United States District Court, S.D. Florida, Miami Division
REPORT AND RECOMMENDATIONS ON COUNSEL'S CJA
VOUCHER REQUEST FOR ATTORNEY'S FEES AND COSTS
JONATHAN GOODMAN UNITED STATES MAGISTRATE JUDGE.
the Criminal Justice Act (the “CJA”), 18 U.S.C.
§ 3006A, the Court appointed Marc D. Seitles
(“Counsel”) to represent Defendant Francklin
Pierre. [ECF No. 13]. Counsel submitted a CJA voucher
application with appended, detailed time sheets, requesting
as final payment $16, 592.80 in attorney's fees and
$963.33 in costs, totaling $17, 556.13. United States
District Judge Jose E. Martinez referred this matter to me
for a Report and Recommendations. [ECF No. 218].
total requested amount exceeds the $10, 000 maximum that the
CJA provides for attorney's fees in non-capital felony
cases at the trial level. Guidelines, Vol. 7A, Chapter 2,
§ 230.23.20. Accordingly, I ordered Counsel to file a
motion justifying his request for fees in excess of the
statutory cap. [ECF No. 219]. Counsel did so. [ECF No. 220');">220].
reviewed the voucher, the motion, and the pertinent portions
of the record, the Undersigned respectfully
recommends that the District Court
approve the voucher in its entirety.
CRIMINAL JUSTICE ACT GUIDELINES
United States Judicial Conference developed the Guidelines
for Administering the CJA and Related Statutes (the
“Guidelines”) to assist courts in applying the
provisions of the CJA. See In re Burger, 498 U.S.
233, 234 (1991). The CJA plan for the Southern District of
Florida explicitly states that “[p]ayment of fees and
expenses to appointed counsel under this plan . . . shall be
made in accordance with the provisions of the United States
Judicial Conference's guidelines for the administration
of the Criminal Justice Act[.]” See CJA Plan,
Southern District of Florida.
provides that an appointed attorney shall be compensated for
time expended in court and for time “reasonably
expended out of court” at the conclusion of CJA
representation. 18 U.S.C. § 3006A(d)(1). The CJA also
provides for payment of “expenses reasonably
incurred.” Id. The district court, as the body
empowered to “fix” the compensation of
CJA-appointed attorneys, has the statutory authority and
discretion to determine what is a reasonable expense or use
of billable time. 18 U.S.C. § 3006A(d)(5); United
States. v. Griggs, 240 F.3d 974 (11th Cir. 2001).
recommend a fee exceeding the statutory maximum, the district
court must first certify that the case involves
“extended” representation. 18 U.S.C. §
3006A(d)(3) (emphasis added). The court may find a case
“complex” if the “legal or factual issues .
. . are unusual, thus requiring the expenditure of more time,
skill and effort by the lawyer than would normally be
required in an average case.” Guidelines, Vol. 7A,
Chapter 2, § 230.23.40(b). A case is
“extended” if “more time is reasonably
required for total processing than the average case.”
Id. After certifying that the case is either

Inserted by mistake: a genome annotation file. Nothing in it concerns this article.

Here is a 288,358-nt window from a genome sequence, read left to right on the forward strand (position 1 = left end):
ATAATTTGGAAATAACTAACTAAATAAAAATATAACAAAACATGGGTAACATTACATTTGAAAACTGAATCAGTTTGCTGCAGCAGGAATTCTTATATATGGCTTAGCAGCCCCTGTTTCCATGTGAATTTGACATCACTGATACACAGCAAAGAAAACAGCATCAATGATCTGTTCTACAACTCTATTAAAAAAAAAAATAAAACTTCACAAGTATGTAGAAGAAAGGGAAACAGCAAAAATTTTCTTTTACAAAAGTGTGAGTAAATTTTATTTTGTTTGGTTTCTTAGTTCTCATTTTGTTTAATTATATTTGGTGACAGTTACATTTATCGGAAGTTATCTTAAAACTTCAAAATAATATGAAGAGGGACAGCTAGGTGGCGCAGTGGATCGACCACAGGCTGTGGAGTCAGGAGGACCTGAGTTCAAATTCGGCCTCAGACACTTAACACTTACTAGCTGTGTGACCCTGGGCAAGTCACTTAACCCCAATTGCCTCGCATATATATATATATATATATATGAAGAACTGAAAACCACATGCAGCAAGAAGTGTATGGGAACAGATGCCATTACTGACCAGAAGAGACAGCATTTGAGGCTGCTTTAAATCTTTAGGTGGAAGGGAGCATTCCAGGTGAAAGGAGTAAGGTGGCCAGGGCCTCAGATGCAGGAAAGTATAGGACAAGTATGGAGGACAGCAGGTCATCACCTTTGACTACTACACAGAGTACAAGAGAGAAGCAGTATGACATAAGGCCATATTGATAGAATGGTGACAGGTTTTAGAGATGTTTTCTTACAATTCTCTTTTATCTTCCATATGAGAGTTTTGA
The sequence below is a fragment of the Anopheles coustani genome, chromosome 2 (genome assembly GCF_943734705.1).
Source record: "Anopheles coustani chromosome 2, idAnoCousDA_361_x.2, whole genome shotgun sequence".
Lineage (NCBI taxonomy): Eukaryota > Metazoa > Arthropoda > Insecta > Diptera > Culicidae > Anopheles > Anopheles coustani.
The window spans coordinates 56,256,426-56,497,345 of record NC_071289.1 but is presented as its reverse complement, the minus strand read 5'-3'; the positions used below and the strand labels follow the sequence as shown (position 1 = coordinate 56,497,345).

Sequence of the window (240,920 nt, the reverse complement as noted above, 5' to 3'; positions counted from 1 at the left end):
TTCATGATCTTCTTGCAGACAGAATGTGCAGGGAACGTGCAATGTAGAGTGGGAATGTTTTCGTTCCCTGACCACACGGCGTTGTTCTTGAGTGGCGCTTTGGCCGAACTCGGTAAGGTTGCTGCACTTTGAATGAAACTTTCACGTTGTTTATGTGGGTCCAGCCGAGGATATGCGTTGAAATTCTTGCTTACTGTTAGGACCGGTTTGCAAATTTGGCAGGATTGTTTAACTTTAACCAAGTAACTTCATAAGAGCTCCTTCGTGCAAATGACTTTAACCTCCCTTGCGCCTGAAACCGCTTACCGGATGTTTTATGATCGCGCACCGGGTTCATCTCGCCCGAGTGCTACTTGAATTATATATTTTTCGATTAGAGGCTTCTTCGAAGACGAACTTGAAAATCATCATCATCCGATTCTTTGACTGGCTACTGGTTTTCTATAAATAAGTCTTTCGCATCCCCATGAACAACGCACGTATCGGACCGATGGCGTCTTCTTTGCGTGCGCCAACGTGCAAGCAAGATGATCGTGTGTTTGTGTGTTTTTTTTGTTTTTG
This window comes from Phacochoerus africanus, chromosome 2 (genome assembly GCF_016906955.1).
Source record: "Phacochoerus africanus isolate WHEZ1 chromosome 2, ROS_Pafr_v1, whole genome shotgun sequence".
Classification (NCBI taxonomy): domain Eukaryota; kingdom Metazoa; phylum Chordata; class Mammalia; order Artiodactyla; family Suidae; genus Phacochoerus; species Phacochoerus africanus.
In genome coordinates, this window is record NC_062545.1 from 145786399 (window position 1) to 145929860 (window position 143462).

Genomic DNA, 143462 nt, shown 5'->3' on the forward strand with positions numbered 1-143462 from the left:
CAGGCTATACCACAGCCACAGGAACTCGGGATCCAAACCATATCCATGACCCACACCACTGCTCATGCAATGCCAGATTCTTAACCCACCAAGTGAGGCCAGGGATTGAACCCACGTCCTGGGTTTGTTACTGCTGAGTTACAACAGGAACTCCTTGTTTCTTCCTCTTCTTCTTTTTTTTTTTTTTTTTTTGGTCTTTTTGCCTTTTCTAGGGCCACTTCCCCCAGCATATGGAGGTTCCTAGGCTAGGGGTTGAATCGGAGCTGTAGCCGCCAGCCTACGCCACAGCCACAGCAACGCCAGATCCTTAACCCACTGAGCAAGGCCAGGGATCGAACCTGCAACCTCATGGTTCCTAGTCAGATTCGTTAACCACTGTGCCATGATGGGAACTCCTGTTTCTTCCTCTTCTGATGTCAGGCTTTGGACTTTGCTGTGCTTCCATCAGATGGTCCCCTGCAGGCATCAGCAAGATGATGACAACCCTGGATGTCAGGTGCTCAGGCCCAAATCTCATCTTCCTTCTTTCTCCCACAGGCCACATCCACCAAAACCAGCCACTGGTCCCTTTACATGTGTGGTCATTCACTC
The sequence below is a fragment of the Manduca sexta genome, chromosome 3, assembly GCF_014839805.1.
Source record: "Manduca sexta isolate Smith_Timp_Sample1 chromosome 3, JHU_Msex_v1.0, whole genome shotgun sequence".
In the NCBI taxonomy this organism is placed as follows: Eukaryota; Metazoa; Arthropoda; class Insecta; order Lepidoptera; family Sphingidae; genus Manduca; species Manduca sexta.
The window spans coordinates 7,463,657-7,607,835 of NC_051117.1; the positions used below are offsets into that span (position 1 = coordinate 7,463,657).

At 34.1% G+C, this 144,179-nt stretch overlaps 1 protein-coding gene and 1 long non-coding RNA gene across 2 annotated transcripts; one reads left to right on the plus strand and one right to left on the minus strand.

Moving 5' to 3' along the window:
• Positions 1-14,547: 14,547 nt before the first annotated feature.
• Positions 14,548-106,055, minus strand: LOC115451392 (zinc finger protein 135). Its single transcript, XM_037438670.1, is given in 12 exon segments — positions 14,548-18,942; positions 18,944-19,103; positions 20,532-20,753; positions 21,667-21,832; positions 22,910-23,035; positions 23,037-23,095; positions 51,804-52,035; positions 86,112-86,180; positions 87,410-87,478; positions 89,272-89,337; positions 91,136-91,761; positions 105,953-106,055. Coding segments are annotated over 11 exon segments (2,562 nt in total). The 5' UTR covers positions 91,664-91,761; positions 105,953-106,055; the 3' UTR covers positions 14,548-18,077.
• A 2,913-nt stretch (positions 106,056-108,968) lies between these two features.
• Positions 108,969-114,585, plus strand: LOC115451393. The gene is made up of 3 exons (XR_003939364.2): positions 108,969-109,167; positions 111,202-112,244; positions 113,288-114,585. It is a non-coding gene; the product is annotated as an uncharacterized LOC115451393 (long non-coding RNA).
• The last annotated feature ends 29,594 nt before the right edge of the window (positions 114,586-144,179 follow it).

“complex” or “extended, ” the
district court must determine whether the amount sought is
necessary to provide Counsel with fair compensation.
Facts of the Case
February 26, 2015, the United States filed a criminal
complaint against Pierre and two other individuals, alleging
that the group had engaged in a conspiracy to import a
controlled substance into the U.S., namely, five kilograms or
more of cocaine. [ECF No. 1]. On March 10, 2015, the United
States indicted these individuals on four drug charges: (1)
conspiracy to import a controlled substance into the U.S.,
(2) the actual importation of the controlled substance into
the U.S., (3) conspiracy to possess with intent to distribute
a controlled substance, and (4) the actual possession with
intent to distribute. [ECF No. 21].
Judge Patrick A. White entered a standing discovery order
shortly thereafter. [ECF No. 27]. The United States filed
five separate responses to the discovery order. [ECF Nos. 29;
43; 52; 75; 77]. Counsel represents that the responses
“totaled more than 3 CD's and 21 DVD's which
consisted of thousands of pages of Police Reports, NCIC
Reports, photographs, Interviews, Terminal, Vessell [sic],
Toll Logs, schedules and numerous hours of surveillance
video.” [ECF No. 220');">220, p. 2].
also states that “[f]rom the very beginning, Defendant
Pierre expressed his innocence, ” leaving Counsel with
“no other alternative but to prepare for the eminent
possibility of a trial in this matter.” [ECF No. 220');">220,
p. 2]. Trial was originally set for April 20, 2015. [ECF No.
28]. But the trial was then continued nine times, the last
continuance being for February 21, 2017. [ECF Nos. 35; 63;
120; 136; 154; 169; 201; 206; 213]. The trial, however, never
occurred because on January 18, 2017, the United States
dismissed the indictment against Pierre with prejudice. [ECF
the case was pending, Counsel made numerous filings on
Pierre's behalf. In Counsel's words, he provided more
than 30 submissions “ranging from appointment of
experts, motions to take foreign depositions, motions to
suppress statements, motions requiring mental health
evaluations, request for sanctions and challenging
psychological competency issues as well as standard motions
for cost, appointment and continuances.” [ECF No. 220');">220,
p. 2]. The Undersigned was involved in several of those
issues -- reviewing the memoranda, holding evidentiary
hearings, issuing orders and reports and ...